What in the world killed some of Africa’s oldest trees?

12 Jun 2018383 Views

Share on FacebookTweet about this on TwitterShare on LinkedInShare on Google+Pin on PinterestShare on RedditEmail this to someone

Row of baobab trees. Image: Tetyana Dotsenko/Shutterstock

Share on FacebookTweet about this on TwitterShare on LinkedInShare on Google+Pin on PinterestShare on RedditEmail this to someone

Some of Africa’s oldest trees, which have existed for thousands of years, have suddenly started to die off for mysterious reasons, but an answer may be in sight.

There appears to be an environmental disaster occurring in the African savannah and, while it doesn’t seem to be having a noticeable effect on the region as a whole, the news of its victims is still devastating.

According to the BBC, a paper published to Nature Plants by an international team of researchers has documented how, over the past 12 years, most of the oldest and largest African baobab trees have died off.

The trees are distinctive for their enormous size, often reaching out in widths equivalent to a house, and can rise up as high as a multi-storey building.

Their thick trunks ascending skyward are devoid of branches, but at their tops is a covering of green vegetation that sadly now seems to be a threatened species.

How these trees – found in Zimbabwe, Namibia, South Africa, Botswana and Zambia, some nearly 2,500 years old – have suddenly died off seemed to be a mystery, but now the research team believes their demise is a visible sign of climate change.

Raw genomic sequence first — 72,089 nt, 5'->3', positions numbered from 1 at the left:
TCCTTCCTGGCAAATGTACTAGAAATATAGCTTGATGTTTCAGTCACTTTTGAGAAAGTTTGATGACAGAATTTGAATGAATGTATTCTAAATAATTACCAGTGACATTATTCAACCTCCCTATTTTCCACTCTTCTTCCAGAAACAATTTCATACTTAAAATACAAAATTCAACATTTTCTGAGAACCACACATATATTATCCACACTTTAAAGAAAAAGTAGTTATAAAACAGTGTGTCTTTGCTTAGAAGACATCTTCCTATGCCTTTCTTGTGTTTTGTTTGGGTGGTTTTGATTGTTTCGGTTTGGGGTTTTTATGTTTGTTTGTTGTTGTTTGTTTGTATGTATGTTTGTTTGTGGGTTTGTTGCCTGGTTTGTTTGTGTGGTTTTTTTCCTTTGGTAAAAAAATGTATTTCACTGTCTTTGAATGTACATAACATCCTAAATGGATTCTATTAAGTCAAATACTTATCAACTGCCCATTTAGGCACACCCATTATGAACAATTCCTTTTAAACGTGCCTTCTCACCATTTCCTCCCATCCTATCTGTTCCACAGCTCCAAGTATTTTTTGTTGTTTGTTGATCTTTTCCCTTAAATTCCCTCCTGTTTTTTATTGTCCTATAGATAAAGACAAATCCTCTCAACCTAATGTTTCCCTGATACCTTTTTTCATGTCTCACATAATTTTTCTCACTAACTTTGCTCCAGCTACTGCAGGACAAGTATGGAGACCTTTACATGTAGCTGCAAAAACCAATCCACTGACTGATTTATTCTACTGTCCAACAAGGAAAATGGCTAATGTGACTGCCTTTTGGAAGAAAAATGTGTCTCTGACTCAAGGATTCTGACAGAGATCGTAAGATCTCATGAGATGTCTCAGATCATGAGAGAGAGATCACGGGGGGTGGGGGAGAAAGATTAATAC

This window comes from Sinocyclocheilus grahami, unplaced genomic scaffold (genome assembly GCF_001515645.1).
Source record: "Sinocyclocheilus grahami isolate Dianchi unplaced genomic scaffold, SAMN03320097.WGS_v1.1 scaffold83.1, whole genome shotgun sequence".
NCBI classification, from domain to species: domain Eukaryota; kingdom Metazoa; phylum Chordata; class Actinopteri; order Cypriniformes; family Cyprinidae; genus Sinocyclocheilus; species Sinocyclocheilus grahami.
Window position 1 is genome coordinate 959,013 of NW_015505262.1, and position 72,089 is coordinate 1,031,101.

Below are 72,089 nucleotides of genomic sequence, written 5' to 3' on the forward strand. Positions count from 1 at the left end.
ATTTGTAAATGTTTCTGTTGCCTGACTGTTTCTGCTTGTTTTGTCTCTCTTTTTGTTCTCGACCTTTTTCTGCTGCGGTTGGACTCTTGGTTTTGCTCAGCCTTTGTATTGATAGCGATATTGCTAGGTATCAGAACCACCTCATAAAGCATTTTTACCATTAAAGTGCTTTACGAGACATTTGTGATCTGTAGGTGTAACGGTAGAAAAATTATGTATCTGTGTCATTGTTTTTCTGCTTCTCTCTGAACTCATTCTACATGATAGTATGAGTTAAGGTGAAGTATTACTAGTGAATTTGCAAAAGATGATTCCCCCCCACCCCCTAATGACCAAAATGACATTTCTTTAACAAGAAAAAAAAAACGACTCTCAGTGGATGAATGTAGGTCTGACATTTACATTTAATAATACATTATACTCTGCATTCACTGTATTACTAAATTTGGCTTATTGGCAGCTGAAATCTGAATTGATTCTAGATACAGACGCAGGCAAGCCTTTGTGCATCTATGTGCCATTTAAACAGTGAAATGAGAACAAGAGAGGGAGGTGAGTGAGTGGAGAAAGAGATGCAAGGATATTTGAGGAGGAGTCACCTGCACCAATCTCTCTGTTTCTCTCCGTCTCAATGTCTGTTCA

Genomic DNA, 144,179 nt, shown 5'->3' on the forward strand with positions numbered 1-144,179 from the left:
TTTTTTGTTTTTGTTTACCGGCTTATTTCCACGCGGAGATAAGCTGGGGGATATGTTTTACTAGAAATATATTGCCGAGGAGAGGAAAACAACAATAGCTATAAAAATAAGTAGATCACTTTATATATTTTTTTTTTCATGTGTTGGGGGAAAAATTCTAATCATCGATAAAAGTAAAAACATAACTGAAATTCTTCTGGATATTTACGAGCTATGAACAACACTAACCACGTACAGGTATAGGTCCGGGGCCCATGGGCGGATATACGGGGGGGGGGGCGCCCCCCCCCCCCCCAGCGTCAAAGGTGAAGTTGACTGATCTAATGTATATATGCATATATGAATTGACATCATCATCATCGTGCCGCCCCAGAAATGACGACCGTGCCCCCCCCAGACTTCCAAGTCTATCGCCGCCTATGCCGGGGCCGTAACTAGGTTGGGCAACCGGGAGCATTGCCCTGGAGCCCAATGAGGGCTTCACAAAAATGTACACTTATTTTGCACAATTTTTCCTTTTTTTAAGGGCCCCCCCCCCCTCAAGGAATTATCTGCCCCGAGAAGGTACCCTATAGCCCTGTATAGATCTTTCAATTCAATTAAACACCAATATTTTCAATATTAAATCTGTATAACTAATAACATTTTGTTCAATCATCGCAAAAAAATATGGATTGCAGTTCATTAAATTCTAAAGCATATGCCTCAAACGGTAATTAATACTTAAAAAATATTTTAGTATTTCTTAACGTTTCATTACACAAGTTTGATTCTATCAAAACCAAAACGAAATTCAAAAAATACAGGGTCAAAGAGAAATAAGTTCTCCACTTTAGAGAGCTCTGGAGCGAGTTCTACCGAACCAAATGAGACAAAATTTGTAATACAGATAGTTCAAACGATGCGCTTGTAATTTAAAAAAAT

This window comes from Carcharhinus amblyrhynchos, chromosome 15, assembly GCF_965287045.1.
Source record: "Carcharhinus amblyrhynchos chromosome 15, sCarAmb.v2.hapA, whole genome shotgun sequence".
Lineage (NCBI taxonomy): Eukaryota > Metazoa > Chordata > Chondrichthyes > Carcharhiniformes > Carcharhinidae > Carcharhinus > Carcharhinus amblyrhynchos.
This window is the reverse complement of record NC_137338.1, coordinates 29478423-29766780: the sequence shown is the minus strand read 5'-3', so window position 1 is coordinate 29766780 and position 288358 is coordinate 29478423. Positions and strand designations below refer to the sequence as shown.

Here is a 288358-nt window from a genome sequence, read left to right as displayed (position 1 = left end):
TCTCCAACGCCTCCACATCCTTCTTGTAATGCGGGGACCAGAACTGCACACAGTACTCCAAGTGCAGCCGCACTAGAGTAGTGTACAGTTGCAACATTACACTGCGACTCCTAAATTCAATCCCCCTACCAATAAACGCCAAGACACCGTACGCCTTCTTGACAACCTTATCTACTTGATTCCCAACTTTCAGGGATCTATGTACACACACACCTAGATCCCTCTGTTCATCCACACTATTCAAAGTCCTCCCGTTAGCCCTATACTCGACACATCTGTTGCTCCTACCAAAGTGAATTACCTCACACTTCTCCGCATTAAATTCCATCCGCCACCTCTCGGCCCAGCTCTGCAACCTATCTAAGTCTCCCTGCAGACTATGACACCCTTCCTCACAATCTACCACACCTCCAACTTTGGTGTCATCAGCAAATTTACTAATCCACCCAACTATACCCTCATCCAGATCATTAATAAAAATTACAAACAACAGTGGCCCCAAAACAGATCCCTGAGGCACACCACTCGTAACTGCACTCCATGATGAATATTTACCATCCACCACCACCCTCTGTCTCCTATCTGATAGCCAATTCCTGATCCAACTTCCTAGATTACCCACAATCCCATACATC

Out of 19 trees analysed by the team since 2005, nine of the 13 oldest and five of the six largest baobabs were either completely dead or their oldest parts had collapsed.

Despite these trees having many stems and trunks of different ages, the stems of many had died suddenly.

‘Very sad to see them dying’

Speaking of the team’s findings, Dr Adrian Patrut of Babeş-Bolyai University in Romania said: “We suspect that the demise of monumental baobabs may be associated at least in part with significant modifications of climate conditions that affect southern Africa in particular.

“However, further research is necessary to support or refute this supposition.”

Describing his reaction to the findings, Patrut added: “It’s shocking and very sad to see them dying.”

The baobab has a long history in the region, with the Kruger National Park in South Africa describing the tree as being big enough to shelter 40 people inside its trunk. At various times, these trees have been used as a shop, a prison, a house, a storage barn and a bus shelter.

They have also been considered very important as a source of sustenance as they hold large stores of water, while also bearing considerable amounts of edible fruit.

Updated, 11.55am, 12 June 2018: This article was updated to clarify figures with regard to the number of trees analysed by the research team.

Colm Gorey is a journalist with Siliconrepublic.com

editorial@siliconrepublic.com